28 relevant contribution to the fiel d through publication in a refereed journal or a similar process. Theoretical works, reviews of research, and government reports germane to the topics of school reform, professional development, professional learning communities, school culture, instructio nal practice, and student learning are also included here. This review proceeds through each of these topics in that order to outline the overall theory of change. School Reform While American education has been in a constant state of reform since the Amer ican response to the Russian launch of Sputnik in 1957, a particular philosophy has been at the core of education policy since the US Department of Education (USDOE) published A Nation at Risk (1983). The legislative reaction to that report brought to the forefront of American education a system of external regulation and bureaucratic control that attempted to reform schools from the outside, and such was born the age of accountability (Fullan, 2001; Smylie, 1996). Laura Desimone (2002) characterizes the su bsequent reform initiatives in terms of "waves." The first wave focused on systemic changes that increased standards and regulations, but it was criticized for not building the system's capacity to meet the new regulations and for relying on top down appro aches. The second wave, which "focused primarily on broadening and deepening the relationships between schools and families, addressing the needs of special groups of students, attracting and retaining effective teachers, upgrading teacher education, and r estructuring teachers' roles" (p. 433), was similarly ineffective at changing school organization and teaching practices. The late 1990s and early 2000s brought a renewed public interest in accountability. Debates about education in the media, in public po licy arenas, and within education itself narrowed to focus on outcomes on standardized tests for both teachers and students. The passage of the No Child Left Behind Act of 2001 solidified that momentum, and "testing had become not
29 only the means but also s eemingly the purpose of accountability" (Cochran Smith & Fries, 2005, p. 91). The growing accountability movement stands in the face of organizational theory and research that "have long told us that formal bureaucratic controls, such as standard work rul es and sanctions, are largely ineffective in professional and semiprofessional organizations, such as schools, where work is uncertain, nonroutine, and requires employee judgment and flexibility" (Smylie, 1996, p. 9). Thus, despite the influence of the age of accountability, or perhaps because of its continued failure at improving schools, a third wave of reform surfaced and has continued to the present day. Growing out of the effective schools literature of the 1980s, the comprehensive school reform moveme nt attempts to answer the call for systemic education reform and address the weaknesses of the previous attempts at reform by not focusing only on particular populations of students or particular subjects, programs, or instructional strategies (Desimone, 2 002). Such school reform aims to improve entire schools and districts. Noting that such large scale undertakings hadn't been attempted since the 1960s, this third wave of school reform prompted Michael Fullan (2001) to announce: "large scale reform has r eturned" (p. 7). There are numerous examples and models of large scale school reform. In 1998, Congress passed legislation and appropriated funds to begin the Comprehensive School Reform Demonstration Program. The passage of No Child Left Behind fully auth orized the program and upgraded its previous demonstration status. (USDOE, 2004). Up until fiscal year 2005, the Comprehensive School Reform (CSR) Program maintained an annual budget in excess of $200 million to fund state and local education agencies in s chool reform endeavors (USDOE, 2007). This funding led to a proliferation of school reform initiatives across the country. The Catalogue of School Reform Models (Northwest Regional Education Laboratories [NWREL],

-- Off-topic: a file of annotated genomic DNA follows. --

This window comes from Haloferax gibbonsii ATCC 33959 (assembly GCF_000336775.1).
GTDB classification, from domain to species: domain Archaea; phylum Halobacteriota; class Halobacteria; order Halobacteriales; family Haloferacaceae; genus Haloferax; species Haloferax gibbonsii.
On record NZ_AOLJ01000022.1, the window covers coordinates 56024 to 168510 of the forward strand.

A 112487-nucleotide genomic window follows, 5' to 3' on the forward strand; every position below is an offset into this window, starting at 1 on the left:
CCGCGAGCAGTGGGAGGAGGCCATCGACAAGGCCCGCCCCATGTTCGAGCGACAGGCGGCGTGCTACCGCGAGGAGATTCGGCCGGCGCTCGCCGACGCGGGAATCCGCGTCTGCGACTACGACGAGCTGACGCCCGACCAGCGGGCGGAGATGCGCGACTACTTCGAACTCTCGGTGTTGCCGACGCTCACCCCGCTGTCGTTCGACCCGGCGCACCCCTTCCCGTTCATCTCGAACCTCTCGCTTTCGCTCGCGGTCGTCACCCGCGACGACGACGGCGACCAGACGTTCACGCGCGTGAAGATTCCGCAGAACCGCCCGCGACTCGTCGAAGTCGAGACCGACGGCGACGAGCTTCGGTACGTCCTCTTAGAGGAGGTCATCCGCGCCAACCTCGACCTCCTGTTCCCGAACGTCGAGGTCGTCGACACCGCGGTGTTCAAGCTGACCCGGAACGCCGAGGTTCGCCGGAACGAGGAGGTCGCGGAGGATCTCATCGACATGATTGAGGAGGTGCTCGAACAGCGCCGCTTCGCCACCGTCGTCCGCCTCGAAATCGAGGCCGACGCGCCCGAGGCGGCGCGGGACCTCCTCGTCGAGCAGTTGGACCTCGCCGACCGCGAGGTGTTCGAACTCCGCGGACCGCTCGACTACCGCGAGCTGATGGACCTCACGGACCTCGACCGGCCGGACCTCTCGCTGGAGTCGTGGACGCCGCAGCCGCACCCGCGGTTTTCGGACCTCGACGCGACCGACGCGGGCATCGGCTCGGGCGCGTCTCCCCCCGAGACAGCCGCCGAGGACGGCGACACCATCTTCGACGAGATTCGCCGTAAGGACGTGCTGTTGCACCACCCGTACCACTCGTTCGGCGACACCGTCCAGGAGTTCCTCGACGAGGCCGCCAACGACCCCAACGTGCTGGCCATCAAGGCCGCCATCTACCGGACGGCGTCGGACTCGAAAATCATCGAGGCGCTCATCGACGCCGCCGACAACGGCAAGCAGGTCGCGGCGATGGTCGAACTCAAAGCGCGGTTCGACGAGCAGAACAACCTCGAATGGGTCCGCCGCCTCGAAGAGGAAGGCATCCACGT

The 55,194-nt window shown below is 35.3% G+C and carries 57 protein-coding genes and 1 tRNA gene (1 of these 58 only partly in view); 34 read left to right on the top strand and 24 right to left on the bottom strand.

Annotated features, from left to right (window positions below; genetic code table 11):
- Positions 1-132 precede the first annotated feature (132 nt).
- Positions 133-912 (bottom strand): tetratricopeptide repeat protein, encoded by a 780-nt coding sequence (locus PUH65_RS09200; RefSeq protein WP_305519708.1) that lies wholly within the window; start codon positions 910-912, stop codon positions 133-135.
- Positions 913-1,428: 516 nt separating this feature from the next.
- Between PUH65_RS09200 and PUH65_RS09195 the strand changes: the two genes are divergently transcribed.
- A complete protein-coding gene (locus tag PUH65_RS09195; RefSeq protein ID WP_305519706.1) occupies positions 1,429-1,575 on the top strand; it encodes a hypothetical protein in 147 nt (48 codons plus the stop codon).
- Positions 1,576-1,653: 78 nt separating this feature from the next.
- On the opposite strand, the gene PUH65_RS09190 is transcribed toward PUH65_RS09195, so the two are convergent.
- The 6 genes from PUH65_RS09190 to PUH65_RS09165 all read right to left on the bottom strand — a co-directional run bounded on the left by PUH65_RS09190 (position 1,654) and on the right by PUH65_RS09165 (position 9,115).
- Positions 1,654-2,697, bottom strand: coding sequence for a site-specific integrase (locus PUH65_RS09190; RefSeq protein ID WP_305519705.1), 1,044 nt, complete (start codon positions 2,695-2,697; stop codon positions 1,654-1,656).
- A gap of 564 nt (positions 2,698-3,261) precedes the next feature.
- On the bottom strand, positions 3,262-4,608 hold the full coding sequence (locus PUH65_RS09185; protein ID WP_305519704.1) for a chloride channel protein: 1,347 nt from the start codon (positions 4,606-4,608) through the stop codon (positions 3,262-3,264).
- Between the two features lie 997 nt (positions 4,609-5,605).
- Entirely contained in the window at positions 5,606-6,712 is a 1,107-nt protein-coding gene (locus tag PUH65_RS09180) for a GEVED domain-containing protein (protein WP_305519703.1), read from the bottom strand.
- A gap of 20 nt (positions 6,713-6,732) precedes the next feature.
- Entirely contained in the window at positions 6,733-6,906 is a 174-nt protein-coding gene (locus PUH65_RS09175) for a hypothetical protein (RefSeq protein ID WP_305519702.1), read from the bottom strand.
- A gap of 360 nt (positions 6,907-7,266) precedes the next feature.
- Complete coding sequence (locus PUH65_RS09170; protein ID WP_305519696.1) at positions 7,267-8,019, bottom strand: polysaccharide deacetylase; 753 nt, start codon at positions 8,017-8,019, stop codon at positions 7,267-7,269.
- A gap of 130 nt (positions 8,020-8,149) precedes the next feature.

30 2004) contained 26 different large scale mo dels of school reform upon its final update. A specific example of a large scale reform model would be the work of the Annenberg Institute for School Reform (AISR). According to their website, AISR engages in four areas of work: (1) capacity building in sc hool districts, (2) capacity building in communities, (3) research and knowledge product development, and (4) communications, dissemination, and learning opportunities (AISR, 2008). Clearly, at the center of this third moment of large scale school reform is the building of school capacity or human capital In the words of King and Newmann (2000), "Viewing school capacity as the key to improved instruction offers a parsimonious way of understanding how a long list of otherwise discrete factors affect instru ction" (p. 577). These factors, which are referred to in the diagram of the theory of change implied in this chapter (Figure 2 1), include the total of teachers' learning, the strength of their professional learning communities, and the coherence of their professional development programs. School capacity and human capital refer to all of the knowledge and resources that schools and teachers can apply toward promoting students' achievement and development. This approach stands in contrast to the school refo rm approaches that center on accountability. As Smylie (1996) explained, "While the primary change mechanism of regulatory policy is control, the crucial mechanism for building human capital is learning" (p. 10). Darling Hammond and McLaughlin (1995) also suggest that capacity building implies a view of knowledge "as constructed by and with practitioners for use in their own contexts, rather than as something conveyed by policy makers as a single solution for top down implementation" (p. 598). In other word s, school capacity to improve student learning grows as human capital accrues through teachers' professional learning.